North Carolina's Henry Flynt (1940), who is also a highly-productive (and unpublished) philosopher
launched an ambitious project to found a "new american ethnic music" that
should fuse avantgarde music (particularly the hypnotic aspects of minimalism and
free-jazz) and hillbilly/country music.
It's as if John Fahey had fallen in love with LaMonte Young (and his alumnus
Terry Riley) instead of the ragas.
Flynt stopped playing music in 1984, despite the fact that most of his music
has been released "after" he stopped playing.
You Are My Everlovin'/ Celestial Power (Recorded, 2001) is an anthology of 1980-81 performances, some of his most primal.
Spindizzy (Locust, 2002), the second volume, contains one of his masterpieces, Jive Deceleration (1976).
Hillbilly Tape Music (Recorded, 2003), the third volume, collects
material recorded between 1971 and 1978, including the S&M Delerium.
Graduation and Other New Country and Blues Music (Ampersand, 2001)
contains his masterpiece Celestial Power (1980).
C Tune (Locust, 2002) documents a 1980 live improvisation with Cathrine Christer Hennix on tamboura and Flynt on electric violin.
Raga Electric: Experimental Music 1963-1971 (Locust, 2002) is another
anthology, including Raga Electric (1966) and Free Alto (1964).
Back Porch Hillbilly Blues - Volume 1 (Locust, 2003), with
Acoustic Hillbilly Jive and
Blue Sky Highway and Tyme,
and Back Porch Hillbilly Blues Volume 2 (Locust)
add more rarities.
Both are collected on Back Porch Hillbilly Blues, Volumes 1 & 2 (Bo Weevil, 2004).
I Don't Wanna (Locust Music, 2004) documents a garage-punk band,
the Insurrections, that Flynt led in 1966.
Purified by the Fire (Locust, 2005), recorded in december 1981, repeats the format of C Tune: Cathrine Christer Hennix on tamboura and Flynt on electric violin. The 41-minute raga is dominated by the languid phrases of the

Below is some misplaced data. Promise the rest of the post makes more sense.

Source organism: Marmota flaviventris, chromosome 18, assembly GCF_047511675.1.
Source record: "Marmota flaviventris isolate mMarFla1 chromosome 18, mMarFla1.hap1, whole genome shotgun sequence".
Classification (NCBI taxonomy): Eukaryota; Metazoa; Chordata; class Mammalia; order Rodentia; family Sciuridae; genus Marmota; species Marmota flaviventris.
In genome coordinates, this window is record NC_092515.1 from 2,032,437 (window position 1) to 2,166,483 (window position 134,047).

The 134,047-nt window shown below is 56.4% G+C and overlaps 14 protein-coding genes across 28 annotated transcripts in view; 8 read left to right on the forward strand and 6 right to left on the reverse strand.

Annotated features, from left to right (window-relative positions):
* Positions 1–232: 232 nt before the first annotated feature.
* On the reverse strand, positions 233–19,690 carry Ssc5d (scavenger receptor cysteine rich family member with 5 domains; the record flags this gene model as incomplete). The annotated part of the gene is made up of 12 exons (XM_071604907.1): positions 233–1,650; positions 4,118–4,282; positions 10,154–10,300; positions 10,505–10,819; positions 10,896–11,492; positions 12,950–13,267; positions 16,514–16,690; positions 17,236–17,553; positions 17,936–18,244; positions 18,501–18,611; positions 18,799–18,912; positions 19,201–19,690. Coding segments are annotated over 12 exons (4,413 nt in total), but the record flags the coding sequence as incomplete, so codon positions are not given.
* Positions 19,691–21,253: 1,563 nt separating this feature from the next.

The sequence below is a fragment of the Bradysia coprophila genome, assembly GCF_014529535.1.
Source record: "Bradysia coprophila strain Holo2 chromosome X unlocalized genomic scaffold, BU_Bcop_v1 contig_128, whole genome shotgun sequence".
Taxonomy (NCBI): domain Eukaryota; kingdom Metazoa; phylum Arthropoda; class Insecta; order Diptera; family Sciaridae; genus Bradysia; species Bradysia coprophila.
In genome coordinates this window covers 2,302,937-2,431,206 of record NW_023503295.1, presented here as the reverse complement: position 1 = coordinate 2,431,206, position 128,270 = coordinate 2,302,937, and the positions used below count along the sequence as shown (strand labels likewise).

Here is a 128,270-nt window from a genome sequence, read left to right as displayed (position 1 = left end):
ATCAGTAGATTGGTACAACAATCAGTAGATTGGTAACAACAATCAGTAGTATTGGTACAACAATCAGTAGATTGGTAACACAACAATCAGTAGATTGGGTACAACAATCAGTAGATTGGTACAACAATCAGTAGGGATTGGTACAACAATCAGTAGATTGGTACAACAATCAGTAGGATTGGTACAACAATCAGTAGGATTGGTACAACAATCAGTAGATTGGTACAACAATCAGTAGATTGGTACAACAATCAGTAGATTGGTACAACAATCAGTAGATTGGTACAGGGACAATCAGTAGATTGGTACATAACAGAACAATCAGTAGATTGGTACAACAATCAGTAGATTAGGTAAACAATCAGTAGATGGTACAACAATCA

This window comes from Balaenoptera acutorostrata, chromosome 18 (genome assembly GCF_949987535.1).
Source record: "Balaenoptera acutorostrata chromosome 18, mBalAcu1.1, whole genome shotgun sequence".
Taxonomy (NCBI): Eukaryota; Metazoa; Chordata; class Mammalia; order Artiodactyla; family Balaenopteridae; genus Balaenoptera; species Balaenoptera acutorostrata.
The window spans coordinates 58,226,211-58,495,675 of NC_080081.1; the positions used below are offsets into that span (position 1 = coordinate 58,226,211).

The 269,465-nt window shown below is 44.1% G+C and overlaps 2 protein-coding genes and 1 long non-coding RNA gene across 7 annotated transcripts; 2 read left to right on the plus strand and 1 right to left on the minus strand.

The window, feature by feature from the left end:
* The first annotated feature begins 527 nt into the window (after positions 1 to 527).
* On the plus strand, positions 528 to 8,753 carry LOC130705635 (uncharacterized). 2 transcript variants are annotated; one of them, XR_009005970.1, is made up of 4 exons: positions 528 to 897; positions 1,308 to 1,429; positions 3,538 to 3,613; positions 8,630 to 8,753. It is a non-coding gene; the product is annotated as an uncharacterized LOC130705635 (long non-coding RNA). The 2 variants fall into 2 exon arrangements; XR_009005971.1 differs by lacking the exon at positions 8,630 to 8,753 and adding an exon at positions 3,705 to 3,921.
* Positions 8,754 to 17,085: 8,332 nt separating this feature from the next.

violin, that test the border between melodic fragments and distorted tones.
The "Indian" element is the background of hypnotic tamboura drones, but Flynt's
improvisation at the violin betrays the influence of jazz music.
Like in the case of C Tune, there isn't enough variation or development
to justify the lengthy of the piece. After a few minutes, one wishes that Flynt
had listened to more ragas before venturing into a raga of his own.
It is only towards the end (the last ten minutes, basically), that
the violin, perhaps due to physical exhaustion, loses some of its fluency
and becomes less smooth. This turns out to be beneficial, as this rougher
and eventually frantic ending is far more engaging that the previous lulling
Ascent To The Sun (Recorded, 2007) contains a 40-minute piece for overdubbed electric violin recorded in december 2004.
Henry Flynt & Nova'Billy (Locust, 2007) collects material recorded
between 1974 and 1975 by the
punkabilly band Nova'Billy.
Dharma / Warriors (Locust, 2008) documents a 1983 collaboration with C.C. Hennix on drums.
Glissando No 1 (2012) contains the 28-minute Glissando No 1 (composed in 1979) and the 27-minute Stereo Piano (composed in 1978).
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